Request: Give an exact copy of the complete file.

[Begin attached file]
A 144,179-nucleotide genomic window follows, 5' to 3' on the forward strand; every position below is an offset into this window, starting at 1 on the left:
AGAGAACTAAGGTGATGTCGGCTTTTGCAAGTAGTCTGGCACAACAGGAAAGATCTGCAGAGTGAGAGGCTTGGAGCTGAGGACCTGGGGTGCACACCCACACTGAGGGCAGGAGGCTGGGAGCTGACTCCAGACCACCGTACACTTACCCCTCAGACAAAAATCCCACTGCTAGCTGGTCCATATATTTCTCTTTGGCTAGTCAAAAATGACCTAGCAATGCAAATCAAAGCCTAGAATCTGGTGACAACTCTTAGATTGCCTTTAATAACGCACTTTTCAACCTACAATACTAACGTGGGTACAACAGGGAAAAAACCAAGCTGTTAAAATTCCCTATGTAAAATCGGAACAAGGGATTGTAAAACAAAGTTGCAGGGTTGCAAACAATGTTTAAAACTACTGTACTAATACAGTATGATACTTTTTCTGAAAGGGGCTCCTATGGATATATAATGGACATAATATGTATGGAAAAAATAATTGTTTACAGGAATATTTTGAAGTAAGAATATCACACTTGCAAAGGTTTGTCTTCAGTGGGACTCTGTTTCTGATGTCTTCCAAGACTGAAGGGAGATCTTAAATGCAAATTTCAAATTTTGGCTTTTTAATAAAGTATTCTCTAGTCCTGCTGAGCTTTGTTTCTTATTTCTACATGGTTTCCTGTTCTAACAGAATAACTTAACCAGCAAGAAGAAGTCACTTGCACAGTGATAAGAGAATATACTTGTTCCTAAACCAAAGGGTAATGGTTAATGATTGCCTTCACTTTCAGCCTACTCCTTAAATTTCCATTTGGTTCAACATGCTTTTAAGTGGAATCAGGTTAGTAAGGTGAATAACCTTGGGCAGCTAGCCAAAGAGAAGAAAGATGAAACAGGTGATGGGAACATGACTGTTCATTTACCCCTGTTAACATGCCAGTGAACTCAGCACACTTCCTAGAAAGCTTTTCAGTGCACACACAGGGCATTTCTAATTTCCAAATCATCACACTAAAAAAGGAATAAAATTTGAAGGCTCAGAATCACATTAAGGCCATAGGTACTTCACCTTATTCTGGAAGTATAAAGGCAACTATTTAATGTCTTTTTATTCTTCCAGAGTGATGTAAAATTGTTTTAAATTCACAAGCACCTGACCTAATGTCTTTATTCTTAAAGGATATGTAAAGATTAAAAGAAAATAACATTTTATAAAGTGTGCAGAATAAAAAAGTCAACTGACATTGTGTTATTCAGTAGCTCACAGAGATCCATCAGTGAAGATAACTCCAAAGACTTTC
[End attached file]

A 144,179-nucleotide genomic window follows, 5' to 3' on the forward strand; every position below is an offset into this window, starting at 1 on the left:
AGAGAACTAAGGTGATGTCGGCTTTTGCAAGTAGTCTGGCACAACAGGAAAGATCTGCAGAGTGAGAGGCTTGGAGCTGAGGACCTGGGGTGCACACCCACACTGAGGGCAGGAGGCTGGGAGCTGACTCCAGACCACCGTACACTTACCCCTCAGACAAAAATCCCACTGCTAGCTGGTCCATATATTTCTCTTTGGCTAGTCAAAAATGACCTAGCAATGCAAATCAAAGCCTAGAATCTGGTGACAACTCTTAGATTGCCTTTAATAACGCACTTTTCAACCTACAATACTAACGTGGGTACAACAGGGAAAAAACCAAGCTGTTAAAATTCCCTATGTAAAATCGGAACAAGGGATTGTAAAACAAAGTTGCAGGGTTGCAAACAATGTTTAAAACTACTGTACTAATACAGTATGATACTTTTTCTGAAAGGGGCTCCTATGGATATATAATGGACATAATATGTATGGAAAAAATAATTGTTTACAGGAATATTTTGAAGTAAGAATATCACACTTGCAAAGGTTTGTCTTCAGTGGGACTCTGTTTCTGATGTCTTCCAAGACTGAAGGGAGATCTTAAATGCAAATTTCAAATTTTGGCTTTTTAATAAAGTATTCTCTAGTCCTGCTGAGCTTTGTTTCTTATTTCTACATGGTTTCCTGTTCTAACAGAATAACTTAACCAGCAAGAAGAAGTCACTTGCACAGTGATAAGAGAATATACTTGTTCCTAAACCAAAGGGTAATGGTTAATGATTGCCTTCACTTTCAGCCTACTCCTTAAATTTCCATTTGGTTCAACATGCTTTTAAGTGGAATCAGGTTAGTAAGGTGAATAACCTTGGGCAGCTAGCCAAAGAGAAGAAAGATGAAACAGGTGATGGGAACATGACTGTTCATTTACCCCTGTTAACATGCCAGTGAACTCAGCACACTTCCTAGAAAGCTTTTCAGTGCACACACAGGGCATTTCTAATTTCCAAATCATCACACTAAAAAAGGAATAAAATTTGAAGGCTCAGAATCACATTAAGGCCATAGGTACTTCACCTTATTCTGGAAGTATAAAGGCAACTATTTAATGTCTTTTTATTCTTCCAGAGTGATGTAAAATTGTTTTAAATTCACAAGCACCTGACCTAATGTCTTTATTCTTAAAGGATATGTAAAGATTAAAAGAAAATAACATTTTATAAAGTGTGCAGAATAAAAAAGTCAACTGACATTGTGTTATTCAGTAGCTCACAGAGATCCATCAGTGAAGATAACTCCAAAGACTTTC